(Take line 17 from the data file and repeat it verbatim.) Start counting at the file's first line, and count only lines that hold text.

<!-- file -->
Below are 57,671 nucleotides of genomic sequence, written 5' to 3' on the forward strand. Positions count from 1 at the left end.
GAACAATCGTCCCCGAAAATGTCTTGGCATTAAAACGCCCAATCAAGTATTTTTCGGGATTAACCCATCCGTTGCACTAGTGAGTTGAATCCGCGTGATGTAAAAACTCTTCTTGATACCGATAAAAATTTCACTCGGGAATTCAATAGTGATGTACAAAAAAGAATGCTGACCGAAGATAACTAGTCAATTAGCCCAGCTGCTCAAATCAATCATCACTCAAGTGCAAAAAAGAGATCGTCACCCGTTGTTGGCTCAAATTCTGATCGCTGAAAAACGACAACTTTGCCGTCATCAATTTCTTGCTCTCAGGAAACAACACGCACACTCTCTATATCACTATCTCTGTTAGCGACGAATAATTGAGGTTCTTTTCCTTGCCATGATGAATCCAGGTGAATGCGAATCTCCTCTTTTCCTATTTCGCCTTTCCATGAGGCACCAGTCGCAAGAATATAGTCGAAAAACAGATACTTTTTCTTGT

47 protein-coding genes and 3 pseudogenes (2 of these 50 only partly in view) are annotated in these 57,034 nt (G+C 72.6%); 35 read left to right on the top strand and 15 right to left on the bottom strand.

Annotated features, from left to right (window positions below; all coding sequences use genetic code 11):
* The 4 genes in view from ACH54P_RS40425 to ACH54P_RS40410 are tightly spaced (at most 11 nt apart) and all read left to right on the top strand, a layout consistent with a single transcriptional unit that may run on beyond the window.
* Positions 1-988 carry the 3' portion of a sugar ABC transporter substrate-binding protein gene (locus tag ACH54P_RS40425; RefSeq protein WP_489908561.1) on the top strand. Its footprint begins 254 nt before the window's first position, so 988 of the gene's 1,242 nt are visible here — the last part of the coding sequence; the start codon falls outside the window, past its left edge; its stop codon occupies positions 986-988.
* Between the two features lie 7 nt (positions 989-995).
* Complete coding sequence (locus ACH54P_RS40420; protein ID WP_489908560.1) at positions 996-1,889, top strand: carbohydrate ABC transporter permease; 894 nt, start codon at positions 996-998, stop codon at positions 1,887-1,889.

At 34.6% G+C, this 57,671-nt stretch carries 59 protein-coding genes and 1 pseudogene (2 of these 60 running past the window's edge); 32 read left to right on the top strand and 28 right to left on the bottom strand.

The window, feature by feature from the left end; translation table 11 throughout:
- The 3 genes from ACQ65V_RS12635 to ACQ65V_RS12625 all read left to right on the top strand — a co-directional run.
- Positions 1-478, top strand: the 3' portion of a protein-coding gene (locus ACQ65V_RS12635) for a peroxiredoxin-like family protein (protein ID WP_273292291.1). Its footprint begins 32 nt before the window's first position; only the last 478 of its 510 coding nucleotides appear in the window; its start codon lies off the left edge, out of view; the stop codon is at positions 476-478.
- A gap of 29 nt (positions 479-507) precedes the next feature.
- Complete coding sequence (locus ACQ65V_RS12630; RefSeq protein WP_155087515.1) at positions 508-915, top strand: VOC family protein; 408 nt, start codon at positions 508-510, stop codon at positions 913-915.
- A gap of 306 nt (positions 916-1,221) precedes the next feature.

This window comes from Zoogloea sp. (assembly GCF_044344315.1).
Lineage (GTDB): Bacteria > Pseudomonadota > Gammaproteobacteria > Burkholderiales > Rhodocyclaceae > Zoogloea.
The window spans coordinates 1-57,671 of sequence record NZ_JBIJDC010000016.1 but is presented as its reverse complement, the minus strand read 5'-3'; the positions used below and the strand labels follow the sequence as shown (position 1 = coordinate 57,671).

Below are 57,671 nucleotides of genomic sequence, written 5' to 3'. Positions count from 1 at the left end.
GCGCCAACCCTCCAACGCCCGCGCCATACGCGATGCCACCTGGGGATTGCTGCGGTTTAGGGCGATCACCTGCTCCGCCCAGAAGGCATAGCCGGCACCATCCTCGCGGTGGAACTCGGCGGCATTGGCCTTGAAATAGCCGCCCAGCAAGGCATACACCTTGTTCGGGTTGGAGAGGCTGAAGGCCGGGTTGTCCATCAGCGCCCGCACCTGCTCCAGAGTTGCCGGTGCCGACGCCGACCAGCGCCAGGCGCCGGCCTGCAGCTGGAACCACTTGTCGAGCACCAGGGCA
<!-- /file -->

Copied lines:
Lineage (GTDB): Bacteria > Pseudomonadota > Gammaproteobacteria > Burkholderiales > Rhodocyclaceae > Zoogloea.